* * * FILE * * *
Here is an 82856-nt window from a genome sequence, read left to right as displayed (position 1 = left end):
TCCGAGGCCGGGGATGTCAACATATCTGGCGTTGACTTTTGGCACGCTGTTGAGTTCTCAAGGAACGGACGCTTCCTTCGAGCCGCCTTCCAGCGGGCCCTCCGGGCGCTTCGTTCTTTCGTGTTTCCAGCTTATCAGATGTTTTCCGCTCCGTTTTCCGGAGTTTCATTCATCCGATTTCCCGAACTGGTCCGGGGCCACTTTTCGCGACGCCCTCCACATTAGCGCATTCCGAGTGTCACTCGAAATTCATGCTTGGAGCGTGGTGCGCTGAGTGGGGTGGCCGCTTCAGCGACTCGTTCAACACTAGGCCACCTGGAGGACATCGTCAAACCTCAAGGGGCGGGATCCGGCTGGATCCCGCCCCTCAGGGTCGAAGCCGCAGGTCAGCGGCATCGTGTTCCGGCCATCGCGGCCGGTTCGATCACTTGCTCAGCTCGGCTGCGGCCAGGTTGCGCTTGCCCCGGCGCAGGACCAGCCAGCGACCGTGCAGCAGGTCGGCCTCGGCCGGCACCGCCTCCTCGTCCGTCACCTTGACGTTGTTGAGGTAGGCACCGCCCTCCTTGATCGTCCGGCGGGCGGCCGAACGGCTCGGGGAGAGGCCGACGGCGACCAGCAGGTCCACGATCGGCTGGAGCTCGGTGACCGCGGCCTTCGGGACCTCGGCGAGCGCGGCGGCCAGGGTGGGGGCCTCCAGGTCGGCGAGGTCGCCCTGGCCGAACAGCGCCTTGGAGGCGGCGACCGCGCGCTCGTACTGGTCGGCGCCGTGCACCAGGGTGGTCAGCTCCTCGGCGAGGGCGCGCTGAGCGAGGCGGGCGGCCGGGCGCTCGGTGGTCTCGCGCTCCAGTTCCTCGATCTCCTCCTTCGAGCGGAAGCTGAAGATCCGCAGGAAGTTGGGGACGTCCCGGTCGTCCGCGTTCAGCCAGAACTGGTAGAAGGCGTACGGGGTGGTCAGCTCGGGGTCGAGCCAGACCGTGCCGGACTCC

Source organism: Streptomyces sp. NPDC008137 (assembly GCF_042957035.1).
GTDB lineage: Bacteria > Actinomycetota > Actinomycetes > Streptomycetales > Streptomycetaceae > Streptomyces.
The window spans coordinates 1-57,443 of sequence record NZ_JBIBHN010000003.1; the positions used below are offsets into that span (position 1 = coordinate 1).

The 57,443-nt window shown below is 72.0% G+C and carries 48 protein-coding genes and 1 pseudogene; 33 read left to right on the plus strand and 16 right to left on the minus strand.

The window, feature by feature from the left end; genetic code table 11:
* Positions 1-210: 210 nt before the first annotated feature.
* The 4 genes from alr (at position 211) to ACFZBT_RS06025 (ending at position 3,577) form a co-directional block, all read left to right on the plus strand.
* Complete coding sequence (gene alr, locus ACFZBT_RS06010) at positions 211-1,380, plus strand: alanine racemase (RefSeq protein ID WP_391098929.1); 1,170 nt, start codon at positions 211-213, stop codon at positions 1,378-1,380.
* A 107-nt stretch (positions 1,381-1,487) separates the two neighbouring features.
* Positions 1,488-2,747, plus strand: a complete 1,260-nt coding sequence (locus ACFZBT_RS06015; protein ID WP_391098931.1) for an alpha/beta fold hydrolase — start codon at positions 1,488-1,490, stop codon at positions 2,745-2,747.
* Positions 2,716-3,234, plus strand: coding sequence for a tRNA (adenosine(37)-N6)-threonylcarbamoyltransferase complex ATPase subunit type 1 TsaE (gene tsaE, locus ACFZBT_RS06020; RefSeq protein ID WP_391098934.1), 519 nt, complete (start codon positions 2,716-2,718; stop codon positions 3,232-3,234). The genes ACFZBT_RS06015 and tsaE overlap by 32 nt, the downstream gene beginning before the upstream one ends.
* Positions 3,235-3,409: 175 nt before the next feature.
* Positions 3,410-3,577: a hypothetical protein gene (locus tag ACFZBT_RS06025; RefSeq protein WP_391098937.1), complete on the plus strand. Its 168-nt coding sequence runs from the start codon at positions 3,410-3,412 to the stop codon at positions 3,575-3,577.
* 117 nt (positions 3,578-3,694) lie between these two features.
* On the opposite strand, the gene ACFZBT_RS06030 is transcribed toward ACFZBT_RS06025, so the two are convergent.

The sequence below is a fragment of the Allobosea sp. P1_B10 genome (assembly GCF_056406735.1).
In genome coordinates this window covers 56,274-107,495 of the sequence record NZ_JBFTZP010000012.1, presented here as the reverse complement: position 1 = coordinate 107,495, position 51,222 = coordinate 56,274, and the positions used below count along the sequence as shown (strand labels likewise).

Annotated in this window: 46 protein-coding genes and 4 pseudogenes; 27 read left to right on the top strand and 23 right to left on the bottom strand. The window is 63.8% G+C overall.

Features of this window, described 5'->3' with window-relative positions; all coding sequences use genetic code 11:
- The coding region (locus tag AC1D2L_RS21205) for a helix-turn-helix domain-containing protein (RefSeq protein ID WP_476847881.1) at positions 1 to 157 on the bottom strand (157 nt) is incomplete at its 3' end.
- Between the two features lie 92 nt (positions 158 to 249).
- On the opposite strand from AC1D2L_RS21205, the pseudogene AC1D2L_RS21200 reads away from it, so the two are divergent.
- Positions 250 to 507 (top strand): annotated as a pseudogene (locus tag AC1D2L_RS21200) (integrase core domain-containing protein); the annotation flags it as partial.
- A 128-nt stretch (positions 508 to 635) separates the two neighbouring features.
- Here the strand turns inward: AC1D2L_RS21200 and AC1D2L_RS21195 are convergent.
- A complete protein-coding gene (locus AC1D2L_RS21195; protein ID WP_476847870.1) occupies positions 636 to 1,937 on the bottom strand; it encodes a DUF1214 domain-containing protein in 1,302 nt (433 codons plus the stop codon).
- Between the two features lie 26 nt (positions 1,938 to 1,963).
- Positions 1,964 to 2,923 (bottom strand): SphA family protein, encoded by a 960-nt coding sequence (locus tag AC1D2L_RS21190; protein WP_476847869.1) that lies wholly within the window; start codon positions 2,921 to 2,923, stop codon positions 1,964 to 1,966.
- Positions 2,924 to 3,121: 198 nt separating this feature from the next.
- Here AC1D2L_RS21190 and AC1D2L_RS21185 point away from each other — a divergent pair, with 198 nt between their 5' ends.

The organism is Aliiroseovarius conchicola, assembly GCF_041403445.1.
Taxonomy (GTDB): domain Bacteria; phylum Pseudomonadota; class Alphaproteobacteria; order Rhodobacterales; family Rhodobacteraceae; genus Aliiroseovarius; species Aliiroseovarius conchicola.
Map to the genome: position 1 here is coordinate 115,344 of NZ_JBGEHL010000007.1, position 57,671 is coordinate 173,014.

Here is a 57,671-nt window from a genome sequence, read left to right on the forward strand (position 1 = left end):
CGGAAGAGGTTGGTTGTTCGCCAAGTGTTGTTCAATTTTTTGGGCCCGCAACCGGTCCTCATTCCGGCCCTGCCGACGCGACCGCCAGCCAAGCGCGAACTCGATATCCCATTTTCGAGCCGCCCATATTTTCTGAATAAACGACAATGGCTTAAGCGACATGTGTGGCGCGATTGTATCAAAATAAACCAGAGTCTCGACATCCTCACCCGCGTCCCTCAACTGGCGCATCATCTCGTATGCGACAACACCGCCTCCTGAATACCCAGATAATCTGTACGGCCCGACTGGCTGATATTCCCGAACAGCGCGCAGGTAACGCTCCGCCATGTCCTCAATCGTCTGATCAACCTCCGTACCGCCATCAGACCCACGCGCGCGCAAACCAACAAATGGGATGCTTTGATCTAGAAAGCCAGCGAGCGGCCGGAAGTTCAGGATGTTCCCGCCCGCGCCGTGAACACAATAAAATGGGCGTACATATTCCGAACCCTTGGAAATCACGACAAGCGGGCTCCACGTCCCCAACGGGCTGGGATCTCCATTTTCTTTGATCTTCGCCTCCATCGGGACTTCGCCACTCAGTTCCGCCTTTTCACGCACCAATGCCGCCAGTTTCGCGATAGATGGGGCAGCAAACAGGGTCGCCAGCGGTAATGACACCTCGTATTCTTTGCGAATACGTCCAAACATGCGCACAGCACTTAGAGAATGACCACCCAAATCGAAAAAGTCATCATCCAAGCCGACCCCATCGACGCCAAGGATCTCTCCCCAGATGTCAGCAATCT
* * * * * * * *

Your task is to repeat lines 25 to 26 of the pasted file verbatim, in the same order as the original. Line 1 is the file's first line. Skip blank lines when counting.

- Positions 250 to 507 (top strand): annotated as a pseudogene (locus tag AC1D2L_RS21200) (integrase core domain-containing protein); the annotation flags it as partial.
- A 128-nt stretch (positions 508 to 635) separates the two neighbouring features.